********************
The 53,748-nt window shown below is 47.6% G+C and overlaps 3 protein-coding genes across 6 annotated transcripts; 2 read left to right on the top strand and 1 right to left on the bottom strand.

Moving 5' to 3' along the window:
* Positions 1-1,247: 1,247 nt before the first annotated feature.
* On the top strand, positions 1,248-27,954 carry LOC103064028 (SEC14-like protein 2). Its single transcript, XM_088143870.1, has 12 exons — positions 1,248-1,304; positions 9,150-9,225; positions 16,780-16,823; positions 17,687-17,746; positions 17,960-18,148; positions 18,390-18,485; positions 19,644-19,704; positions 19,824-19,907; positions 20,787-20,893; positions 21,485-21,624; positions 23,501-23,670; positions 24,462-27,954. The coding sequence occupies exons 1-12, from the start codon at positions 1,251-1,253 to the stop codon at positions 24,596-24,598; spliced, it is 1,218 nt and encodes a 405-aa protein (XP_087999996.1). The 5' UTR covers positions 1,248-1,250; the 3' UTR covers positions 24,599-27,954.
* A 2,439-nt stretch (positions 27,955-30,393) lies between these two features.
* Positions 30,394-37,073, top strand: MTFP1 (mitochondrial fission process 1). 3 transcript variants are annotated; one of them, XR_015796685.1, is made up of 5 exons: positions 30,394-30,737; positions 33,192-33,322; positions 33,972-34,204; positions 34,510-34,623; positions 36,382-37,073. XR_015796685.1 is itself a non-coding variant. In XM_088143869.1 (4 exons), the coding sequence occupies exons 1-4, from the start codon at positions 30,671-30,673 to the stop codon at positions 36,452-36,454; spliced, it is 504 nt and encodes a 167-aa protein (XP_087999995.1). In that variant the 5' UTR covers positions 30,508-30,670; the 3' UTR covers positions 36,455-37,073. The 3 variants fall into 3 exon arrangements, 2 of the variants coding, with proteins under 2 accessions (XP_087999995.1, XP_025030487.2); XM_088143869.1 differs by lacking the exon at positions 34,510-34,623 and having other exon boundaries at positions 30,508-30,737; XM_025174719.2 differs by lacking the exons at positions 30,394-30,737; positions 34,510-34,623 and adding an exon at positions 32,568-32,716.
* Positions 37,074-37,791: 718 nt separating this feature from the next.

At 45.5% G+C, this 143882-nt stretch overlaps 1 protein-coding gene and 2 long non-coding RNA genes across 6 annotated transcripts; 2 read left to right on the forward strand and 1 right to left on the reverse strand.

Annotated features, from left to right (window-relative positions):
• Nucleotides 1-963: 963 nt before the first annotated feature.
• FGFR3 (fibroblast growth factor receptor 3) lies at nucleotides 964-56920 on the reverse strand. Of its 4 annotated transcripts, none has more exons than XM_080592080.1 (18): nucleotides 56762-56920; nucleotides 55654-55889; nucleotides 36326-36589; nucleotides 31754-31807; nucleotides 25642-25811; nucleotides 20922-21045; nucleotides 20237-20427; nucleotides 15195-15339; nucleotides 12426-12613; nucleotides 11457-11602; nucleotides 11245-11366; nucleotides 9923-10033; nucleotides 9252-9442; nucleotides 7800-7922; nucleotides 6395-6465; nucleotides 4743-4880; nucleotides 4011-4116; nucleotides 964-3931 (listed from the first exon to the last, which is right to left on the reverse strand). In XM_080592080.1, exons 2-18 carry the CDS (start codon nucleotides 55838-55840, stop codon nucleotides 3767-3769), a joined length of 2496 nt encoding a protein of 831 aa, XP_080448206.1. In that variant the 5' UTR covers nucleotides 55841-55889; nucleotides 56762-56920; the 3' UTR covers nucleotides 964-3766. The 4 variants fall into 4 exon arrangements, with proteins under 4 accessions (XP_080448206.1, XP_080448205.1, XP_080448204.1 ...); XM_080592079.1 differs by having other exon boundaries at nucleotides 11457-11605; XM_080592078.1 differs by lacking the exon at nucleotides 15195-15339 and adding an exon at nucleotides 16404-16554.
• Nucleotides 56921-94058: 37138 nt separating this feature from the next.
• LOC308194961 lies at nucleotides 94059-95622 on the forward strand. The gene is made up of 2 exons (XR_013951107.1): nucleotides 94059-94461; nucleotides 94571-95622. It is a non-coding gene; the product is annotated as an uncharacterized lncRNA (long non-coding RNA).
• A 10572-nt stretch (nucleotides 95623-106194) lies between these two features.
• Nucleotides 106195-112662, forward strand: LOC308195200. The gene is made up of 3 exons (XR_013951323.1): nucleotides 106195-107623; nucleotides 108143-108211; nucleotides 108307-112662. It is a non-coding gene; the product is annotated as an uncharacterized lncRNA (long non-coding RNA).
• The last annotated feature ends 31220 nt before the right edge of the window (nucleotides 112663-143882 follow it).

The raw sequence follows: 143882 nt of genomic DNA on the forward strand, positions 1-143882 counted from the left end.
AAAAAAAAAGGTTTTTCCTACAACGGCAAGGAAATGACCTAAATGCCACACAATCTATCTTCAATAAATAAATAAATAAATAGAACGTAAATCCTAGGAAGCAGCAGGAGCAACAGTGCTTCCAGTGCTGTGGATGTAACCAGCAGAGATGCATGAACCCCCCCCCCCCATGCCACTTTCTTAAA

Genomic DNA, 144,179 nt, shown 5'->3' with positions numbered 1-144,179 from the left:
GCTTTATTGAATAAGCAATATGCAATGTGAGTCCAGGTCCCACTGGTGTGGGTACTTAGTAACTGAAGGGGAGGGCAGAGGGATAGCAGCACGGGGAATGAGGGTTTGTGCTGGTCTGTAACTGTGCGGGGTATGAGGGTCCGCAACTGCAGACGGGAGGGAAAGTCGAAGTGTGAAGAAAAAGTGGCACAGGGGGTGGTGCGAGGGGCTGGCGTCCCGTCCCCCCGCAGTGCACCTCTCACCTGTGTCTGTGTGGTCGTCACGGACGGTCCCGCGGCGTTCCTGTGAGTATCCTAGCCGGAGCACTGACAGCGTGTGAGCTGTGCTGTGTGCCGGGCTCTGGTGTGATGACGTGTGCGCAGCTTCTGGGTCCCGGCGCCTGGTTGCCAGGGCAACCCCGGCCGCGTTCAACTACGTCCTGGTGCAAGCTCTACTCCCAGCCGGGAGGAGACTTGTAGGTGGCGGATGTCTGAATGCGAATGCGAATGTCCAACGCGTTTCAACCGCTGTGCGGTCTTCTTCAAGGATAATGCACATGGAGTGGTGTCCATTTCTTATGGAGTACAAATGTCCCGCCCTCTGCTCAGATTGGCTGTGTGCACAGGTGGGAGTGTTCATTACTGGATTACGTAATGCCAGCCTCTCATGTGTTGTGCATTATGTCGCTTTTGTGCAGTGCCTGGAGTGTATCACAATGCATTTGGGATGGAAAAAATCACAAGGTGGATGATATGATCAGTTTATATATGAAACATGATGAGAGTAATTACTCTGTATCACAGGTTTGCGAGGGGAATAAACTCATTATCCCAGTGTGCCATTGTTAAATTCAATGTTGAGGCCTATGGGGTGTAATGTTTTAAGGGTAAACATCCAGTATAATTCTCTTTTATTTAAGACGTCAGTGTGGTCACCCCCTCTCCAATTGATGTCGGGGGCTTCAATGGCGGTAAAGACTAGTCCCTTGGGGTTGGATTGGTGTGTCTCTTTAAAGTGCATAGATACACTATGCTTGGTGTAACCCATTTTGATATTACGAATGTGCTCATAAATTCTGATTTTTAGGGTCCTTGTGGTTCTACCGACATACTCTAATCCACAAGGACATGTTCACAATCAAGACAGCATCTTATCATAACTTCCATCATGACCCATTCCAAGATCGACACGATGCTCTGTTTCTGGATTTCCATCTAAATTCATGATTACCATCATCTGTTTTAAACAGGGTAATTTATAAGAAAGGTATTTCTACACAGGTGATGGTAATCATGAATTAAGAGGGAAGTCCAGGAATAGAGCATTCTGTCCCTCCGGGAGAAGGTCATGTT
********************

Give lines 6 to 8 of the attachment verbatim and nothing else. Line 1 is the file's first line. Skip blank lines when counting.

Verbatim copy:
* Positions 30,394-37,073, top strand: MTFP1 (mitochondrial fission process 1). 3 transcript variants are annotated; one of them, XR_015796685.1, is made up of 5 exons: positions 30,394-30,737; positions 33,192-33,322; positions 33,972-34,204; positions 34,510-34,623; positions 36,382-37,073. XR_015796685.1 is itself a non-coding variant. In XM_088143869.1 (4 exons), the coding sequence occupies exons 1-4, from the start codon at positions 30,671-30,673 to the stop codon at positions 36,452-36,454; spliced, it is 504 nt and encodes a 167-aa protein (XP_087999995.1). In that variant the 5' UTR covers positions 30,508-30,670; the 3' UTR covers positions 36,455-37,073. The 3 variants fall into 3 exon arrangements, 2 of the variants coding, with proteins under 2 accessions (XP_087999995.1, XP_025030487.2); XM_088143869.1 differs by lacking the exon at positions 34,510-34,623 and having other exon boundaries at positions 30,508-30,737; XM_025174719.2 differs by lacking the exons at positions 30,394-30,737; positions 34,510-34,623 and adding an exon at positions 32,568-32,716.
* Positions 37,074-37,791: 718 nt separating this feature from the next.

At 45.5% G+C, this 143882-nt stretch overlaps 1 protein-coding gene and 2 long non-coding RNA genes across 6 annotated transcripts; 2 read left to right on the forward strand and 1 right to left on the reverse strand.